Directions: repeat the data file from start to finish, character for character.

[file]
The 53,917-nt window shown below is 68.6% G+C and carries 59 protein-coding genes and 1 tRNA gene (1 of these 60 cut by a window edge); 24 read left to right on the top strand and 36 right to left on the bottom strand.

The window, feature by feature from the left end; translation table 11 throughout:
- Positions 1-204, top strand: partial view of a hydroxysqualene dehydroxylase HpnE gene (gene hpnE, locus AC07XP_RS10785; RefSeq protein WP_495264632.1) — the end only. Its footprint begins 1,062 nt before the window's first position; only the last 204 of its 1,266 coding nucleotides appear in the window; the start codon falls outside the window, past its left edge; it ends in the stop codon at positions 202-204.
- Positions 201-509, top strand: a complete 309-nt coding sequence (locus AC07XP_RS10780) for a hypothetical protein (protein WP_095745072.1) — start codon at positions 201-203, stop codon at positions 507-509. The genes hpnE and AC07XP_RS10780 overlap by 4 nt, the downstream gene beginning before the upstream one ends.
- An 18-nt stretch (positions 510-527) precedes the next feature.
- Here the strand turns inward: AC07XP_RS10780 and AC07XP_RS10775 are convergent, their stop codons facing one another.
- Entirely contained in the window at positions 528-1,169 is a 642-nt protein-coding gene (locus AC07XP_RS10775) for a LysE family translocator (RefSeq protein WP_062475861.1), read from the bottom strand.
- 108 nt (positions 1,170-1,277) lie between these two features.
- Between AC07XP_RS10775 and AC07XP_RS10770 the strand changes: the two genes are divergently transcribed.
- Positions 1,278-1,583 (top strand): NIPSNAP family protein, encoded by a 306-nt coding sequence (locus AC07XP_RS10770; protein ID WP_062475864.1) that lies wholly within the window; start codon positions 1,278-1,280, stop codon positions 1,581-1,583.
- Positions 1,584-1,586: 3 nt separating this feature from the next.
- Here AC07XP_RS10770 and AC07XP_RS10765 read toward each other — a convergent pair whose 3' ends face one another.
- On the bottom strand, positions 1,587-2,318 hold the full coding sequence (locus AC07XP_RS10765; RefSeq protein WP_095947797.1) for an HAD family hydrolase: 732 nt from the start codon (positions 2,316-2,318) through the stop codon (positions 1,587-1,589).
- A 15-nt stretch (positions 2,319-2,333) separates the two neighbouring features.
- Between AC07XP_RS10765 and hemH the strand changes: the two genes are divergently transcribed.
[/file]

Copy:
The 53,917-nt window shown below is 68.6% G+C and carries 59 protein-coding genes and 1 tRNA gene (1 of these 60 cut by a window edge); 24 read left to right on the top strand and 36 right to left on the bottom strand.

The window, feature by feature from the left end; translation table 11 throughout:
- Positions 1-204, top strand: partial view of a hydroxysqualene dehydroxylase HpnE gene (gene hpnE, locus AC07XP_RS10785; RefSeq protein WP_495264632.1) — the end only. Its footprint begins 1,062 nt before the window's first position; only the last 204 of its 1,266 coding nucleotides appear in the window; the start codon falls outside the window, past its left edge; it ends in the stop codon at positions 202-204.
- Positions 201-509, top strand: a complete 309-nt coding sequence (locus AC07XP_RS10780) for a hypothetical protein (protein WP_095745072.1) — start codon at positions 201-203, stop codon at positions 507-509. The genes hpnE and AC07XP_RS10780 overlap by 4 nt, the downstream gene beginning before the upstream one ends.
- An 18-nt stretch (positions 510-527) precedes the next feature.
- Here the strand turns inward: AC07XP_RS10780 and AC07XP_RS10775 are convergent, their stop codons facing one another.
- Entirely contained in the window at positions 528-1,169 is a 642-nt protein-coding gene (locus AC07XP_RS10775) for a LysE family translocator (RefSeq protein WP_062475861.1), read from the bottom strand.
- 108 nt (positions 1,170-1,277) lie between these two features.
- Between AC07XP_RS10775 and AC07XP_RS10770 the strand changes: the two genes are divergently transcribed.
- Positions 1,278-1,583 (top strand): NIPSNAP family protein, encoded by a 306-nt coding sequence (locus AC07XP_RS10770; protein ID WP_062475864.1) that lies wholly within the window; start codon positions 1,278-1,280, stop codon positions 1,581-1,583.
- Positions 1,584-1,586: 3 nt separating this feature from the next.
- Here AC07XP_RS10770 and AC07XP_RS10765 read toward each other — a convergent pair whose 3' ends face one another.
- On the bottom strand, positions 1,587-2,318 hold the full coding sequence (locus AC07XP_RS10765; RefSeq protein WP_095947797.1) for an HAD family hydrolase: 732 nt from the start codon (positions 2,316-2,318) through the stop codon (positions 1,587-1,589).
- A 15-nt stretch (positions 2,319-2,333) separates the two neighbouring features.
- Between AC07XP_RS10765 and hemH the strand changes: the two genes are divergently transcribed.